CONCORD, N.C. — Daniel Suarez entered Sunday’s NASCAR Cup Series elimination race at the Charlotte Motor Speedway ROVAL with a 12-point buffer, sitting in the final transfer spot. Simply put — he needed a good day to make the Round of 8 and couldn’t have someone projected below the cutline to win.
Unfortunately for Suarez, a strong start to the race went downhill in the final stage — but not of his doing.
After finishing third and sixth in Stages 1 and 2, respectively, Suarez fell off the pace around Lap 65 and reported that his power steering had started to fail.
Suarez preserved for several laps, hoping for a caution that would allow him to pit and not lose as much time. He was physically exhausted and needed a break. After falling a lap down on Lap 72, Suarez’s team made the decision to try and repair his car under green.
Suarez finally came down pit road on Lap 82 for power steering fluid and did so again 10 laps later. He fell five laps and below the cutline by two points, but he wasn’t completely out of it. He needed something to happen to Chase Briscoe, who held the final transfer spot.
After Kyle Larson hit the wall on Lap 99 and suffered damage, Suarez dropped to three points below the cutline. Suddenly, with five laps to go, NASCAR called a caution for a piece of a sign on the track.
Once pit stops concluded, Suarez dropped even further below the cutline. The race went green with three laps to go, but after a wild restart, NASCAR called another caution half a lap later as Ty Dillon stalled on the track.
Briscoe had spun during that melee, so he pitted for tires and lined up 23rd for NASCAR Overtime. At that point, Suarez was only four points below the cutline with Austin Cindric ahead of him. Suarez now needed something to happen to Cindric while hoping Briscoe would remain below him.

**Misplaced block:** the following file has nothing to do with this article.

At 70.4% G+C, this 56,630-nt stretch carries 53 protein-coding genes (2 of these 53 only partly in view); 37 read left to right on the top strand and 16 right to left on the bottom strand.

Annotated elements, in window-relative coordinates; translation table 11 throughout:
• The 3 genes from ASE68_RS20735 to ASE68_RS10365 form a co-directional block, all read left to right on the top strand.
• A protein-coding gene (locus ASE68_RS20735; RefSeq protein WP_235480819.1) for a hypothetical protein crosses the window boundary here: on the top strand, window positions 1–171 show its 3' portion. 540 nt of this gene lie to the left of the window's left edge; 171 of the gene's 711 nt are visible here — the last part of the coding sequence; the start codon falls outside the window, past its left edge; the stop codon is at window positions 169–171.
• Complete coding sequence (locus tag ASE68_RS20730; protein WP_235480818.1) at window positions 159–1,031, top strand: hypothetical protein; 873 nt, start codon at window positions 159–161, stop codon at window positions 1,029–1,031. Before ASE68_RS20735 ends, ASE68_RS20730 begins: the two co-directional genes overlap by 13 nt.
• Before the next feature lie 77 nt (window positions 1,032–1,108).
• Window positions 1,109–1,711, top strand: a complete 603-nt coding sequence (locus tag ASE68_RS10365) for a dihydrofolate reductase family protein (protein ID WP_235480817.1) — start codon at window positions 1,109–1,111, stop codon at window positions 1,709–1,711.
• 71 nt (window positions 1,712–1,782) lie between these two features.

Cindric spun on the final restart, but Briscoe improved 14 spots in the closing laps to knock Suarez out of the Playoffs.
“The second half of the race was probably the most difficult race I’ve driven in my life,” Suarez said. “Unfortunately, me as a driver, that’s something that’s out of my control.”
“The first half of the race was good, and then we had a mechanical failure with the steering and after that, it was game over.
“Our No. 99 CommScope Chevy was good; it was fast. I felt like it was going to be an easy transition based on the speed that we had, but once we lost the steering, I was just trying to survive. My arms are destroyed right now. My hands are destroyed. It’s just unfortunate.”
extremely exhausted, not many people could’ve race like that, I just couldn’t give up for myself &for my team. We left absolutely everything out there.
Thank u to all my amigos, 99 & Trackhouse fans out there for ur love & support! We are going 2 continue to shine the next 4weeks
— Daniel Suárez (@Daniel_SuarezG) October 10, 2022
While it didn’t end how Suarez wanted, it was undoubtedly his best NASCAR Cup Series season. He won his first career race at Sonoma Raceway in June and has a career-high six top-five finishes.
But, it’s no solace to what could have been if his power steering never failed.
“It’s very disappointing to lose a race like that,” Suarez said. “Certainly we have to continue to work and continue to get better.”